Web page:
Quizzes have 10 multiple-choice questions, each with four (A)-(D) choices.
Sample quiz questions from Fall semester 2008:
From the course policy:
"Partial credit (0.5 points) will be given for an incorrectly circled answer to a multiple-choice question if a single "x" is also made on one incorrect response to that question. No other circumstance other than that previously described will result in partial credit."A briefer statement on the quiz itself:
"Closed book, closed notes. Clearly circle ("O") the one choice that you think is most definitely correct. Cross out ("×") only one choice that you think is definitely incorrect."A correct circled answer is 4.0 points, and 0.5 points is awarded for a successfully identified incorrect answer only if the circled answer is incorrect. Thus the partial-credit option is 1/8th of the full-credit possible.
Brief bibliography, with abstracts/excerpts:
"Humanizing the multiple-choice test with partial credit"
Barry M. Cherkas, Joseph Roitberg, International Journal of Mathematical Education in Science and Technology, Volume 24, Issue 6 November 1993, pages 799-812.
"We describe an innovative method for machine-grading precalculus students: the partial-credit, multiple-choice test (PCMCT). Our scheme is to assign partial credit to any wrong multiple-choice answer for which we can ascribe partially correct reasoning. This permits us to accumulate additional information about the extent of a student's incomplete understanding. We add the assigned partial credit to arrive at our final measure of a student's total knowledge—the student's grade. In comparison with the standard multiple-choice test (MCT), the PCMCT judiciously avoids the necessity to scale scores—an educationally unsound but common practice with MCTs. In addition, the PCMCT turns out to be better at distinguishing uneducated guessing than the MCT. We conducted student surveys in our pre-calculus classes and found that most students believed the PCMCT is a more accurate measure of their knowledge than the MCT. We also uncovered the remarkable result that most students are less math-anxious when taking the PCMCT than when taking either the MCT or a standard essay test.""Comparative Review: Partial-Credit Scoring Methods for Multiple-Choice Tests"
Robert B. Frary, Applied Measurement in Education, Volume 2, Issue 1 January 1989, pages 79-96.
"This review covers multiple-choice response and scoring methods that attempt to capture information about an examinee's degree or level of knowledge with respect to each item and use this information to produce a total test score. The period covered is mainly from the early 1970s onward; earlier reviews are summarized. It is concluded that there is little to be gained from the complex responding and scoring schemes that have been investigated. Although some of them have confirmed potential to increase internal-consistency reliability, this outcome is often obtained only at the expense of validity. Also, the extra responding time required by some methods would permit lengthening a conventional multiple-choice test sufficiently to obtain the same reliability improvement. Partial-credit response and scoring methods that continue to be used will probably earn this status due to secondary characteristics such as providing feedback to enhance learning.""A Multiple Choice Test that Rewards Partial Knowledge"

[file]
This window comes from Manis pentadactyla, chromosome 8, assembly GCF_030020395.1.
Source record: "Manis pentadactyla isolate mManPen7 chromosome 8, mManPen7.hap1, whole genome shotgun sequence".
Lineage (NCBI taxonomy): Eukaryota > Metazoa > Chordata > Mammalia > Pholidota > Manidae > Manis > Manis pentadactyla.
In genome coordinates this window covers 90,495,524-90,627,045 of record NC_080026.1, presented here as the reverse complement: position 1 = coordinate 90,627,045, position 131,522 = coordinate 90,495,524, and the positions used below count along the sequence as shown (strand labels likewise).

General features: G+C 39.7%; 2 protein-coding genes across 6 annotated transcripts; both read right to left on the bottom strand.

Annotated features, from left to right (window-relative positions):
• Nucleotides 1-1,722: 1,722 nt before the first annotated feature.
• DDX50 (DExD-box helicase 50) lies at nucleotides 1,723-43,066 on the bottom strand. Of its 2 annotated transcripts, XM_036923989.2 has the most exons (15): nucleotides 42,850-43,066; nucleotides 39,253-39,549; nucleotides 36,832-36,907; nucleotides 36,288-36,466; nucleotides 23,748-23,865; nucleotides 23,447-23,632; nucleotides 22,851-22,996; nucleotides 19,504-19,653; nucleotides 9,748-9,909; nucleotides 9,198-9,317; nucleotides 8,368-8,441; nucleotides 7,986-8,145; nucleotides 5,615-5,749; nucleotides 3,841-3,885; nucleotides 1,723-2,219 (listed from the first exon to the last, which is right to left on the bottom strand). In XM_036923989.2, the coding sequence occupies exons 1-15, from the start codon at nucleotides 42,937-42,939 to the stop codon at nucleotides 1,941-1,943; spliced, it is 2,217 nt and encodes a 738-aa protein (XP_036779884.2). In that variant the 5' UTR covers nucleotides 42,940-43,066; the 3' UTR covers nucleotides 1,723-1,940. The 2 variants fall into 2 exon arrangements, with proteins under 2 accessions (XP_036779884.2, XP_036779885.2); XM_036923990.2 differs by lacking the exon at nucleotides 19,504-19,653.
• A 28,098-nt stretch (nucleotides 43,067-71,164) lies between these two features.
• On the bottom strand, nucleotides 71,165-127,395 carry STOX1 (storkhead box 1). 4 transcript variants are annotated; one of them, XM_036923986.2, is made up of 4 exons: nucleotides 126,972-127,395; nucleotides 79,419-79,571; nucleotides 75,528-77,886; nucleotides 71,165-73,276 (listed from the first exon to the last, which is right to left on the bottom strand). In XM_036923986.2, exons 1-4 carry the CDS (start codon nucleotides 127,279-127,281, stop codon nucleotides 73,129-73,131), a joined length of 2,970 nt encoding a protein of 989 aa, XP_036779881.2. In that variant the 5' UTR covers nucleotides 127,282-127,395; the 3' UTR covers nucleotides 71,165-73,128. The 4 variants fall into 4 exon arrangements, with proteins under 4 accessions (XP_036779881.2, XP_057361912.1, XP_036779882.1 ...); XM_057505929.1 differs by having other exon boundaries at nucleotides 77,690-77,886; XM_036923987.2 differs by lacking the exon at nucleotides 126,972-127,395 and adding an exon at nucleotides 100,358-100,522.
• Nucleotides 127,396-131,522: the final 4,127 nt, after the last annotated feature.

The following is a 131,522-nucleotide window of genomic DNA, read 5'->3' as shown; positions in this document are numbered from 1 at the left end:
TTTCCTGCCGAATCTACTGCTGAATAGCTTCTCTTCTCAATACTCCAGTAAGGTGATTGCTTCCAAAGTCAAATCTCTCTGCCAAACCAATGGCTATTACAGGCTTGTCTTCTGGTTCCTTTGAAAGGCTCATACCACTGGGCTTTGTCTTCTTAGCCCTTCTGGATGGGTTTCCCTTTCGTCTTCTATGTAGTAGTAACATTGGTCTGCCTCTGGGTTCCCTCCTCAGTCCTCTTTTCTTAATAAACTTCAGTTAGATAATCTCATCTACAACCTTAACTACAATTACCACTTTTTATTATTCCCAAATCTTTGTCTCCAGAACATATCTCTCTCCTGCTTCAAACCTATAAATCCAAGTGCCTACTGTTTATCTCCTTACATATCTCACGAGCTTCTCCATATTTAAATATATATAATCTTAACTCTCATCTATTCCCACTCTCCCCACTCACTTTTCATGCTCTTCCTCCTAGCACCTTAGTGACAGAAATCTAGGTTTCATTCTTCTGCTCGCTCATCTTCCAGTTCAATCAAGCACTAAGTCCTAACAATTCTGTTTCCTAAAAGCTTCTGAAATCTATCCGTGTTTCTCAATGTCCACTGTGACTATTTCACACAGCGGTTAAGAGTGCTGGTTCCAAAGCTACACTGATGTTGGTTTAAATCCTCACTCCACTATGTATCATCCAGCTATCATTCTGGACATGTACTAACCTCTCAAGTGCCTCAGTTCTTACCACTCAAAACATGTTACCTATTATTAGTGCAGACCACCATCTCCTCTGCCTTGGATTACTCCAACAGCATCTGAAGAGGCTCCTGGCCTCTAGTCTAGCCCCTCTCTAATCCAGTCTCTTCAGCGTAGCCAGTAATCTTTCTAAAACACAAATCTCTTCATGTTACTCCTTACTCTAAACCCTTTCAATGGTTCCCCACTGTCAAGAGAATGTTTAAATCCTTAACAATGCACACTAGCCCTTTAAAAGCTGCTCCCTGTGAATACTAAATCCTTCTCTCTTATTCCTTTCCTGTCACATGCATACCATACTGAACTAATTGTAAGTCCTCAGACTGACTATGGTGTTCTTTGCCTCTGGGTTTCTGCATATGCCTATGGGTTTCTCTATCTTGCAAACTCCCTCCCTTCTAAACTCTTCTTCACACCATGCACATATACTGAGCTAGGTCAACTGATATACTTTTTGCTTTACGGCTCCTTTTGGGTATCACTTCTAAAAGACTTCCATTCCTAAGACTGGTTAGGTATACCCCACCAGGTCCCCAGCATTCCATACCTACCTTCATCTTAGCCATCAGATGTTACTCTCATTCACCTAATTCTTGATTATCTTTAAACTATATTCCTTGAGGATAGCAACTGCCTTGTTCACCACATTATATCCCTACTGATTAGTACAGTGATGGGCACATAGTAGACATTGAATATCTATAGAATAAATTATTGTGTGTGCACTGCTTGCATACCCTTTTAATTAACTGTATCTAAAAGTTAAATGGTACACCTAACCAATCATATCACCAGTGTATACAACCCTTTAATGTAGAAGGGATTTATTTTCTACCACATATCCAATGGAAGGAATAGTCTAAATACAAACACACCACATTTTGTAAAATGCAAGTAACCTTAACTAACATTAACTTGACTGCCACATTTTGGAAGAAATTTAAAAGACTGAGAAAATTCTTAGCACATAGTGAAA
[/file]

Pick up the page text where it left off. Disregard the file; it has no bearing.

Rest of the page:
M. Bush, Journal of Further and Higher Education, Volume 25, Number 2, 1 June 2001, pp. 157-163(7).
"A new multiple choice test format is presented that allows examinees to select more than one answer to a question if they are uncertain of the correct one. Negative marking is used to penalise incorrect selections. The aim is to explicitly reward examinees who possess partial knowledge as compared with those who are simply guessing. The result is a test method that forces examinees to think more carefully about their answers, and that yields results of a higher resolution than standard multiple choice tests. After describing the new format, the paper presents and critiques several existing methods which have the same or similar aims. The paper ends with a discussion of the feedback and experience gained to date in using the new format.""A singular choice for multiple choice"
Gudmund S. Frandsen, Michael I. Schwartzbach, ACM SIGCSE Bulletin Volume 38, Issue 4 (December 2006), p. 34-38.
"How should multiple choice tests be scored and graded, in particular when students are allowed to check several boxes to convey partial knowledge? Many strategies may seem reasonable, but we demonstrate that five self-evident axioms are sufficient to determine completely the correct strategy. We also discuss how to measure robustness of the obtained grades. Our results have practical advantages and also suggest criteria for designing multiple choice questions."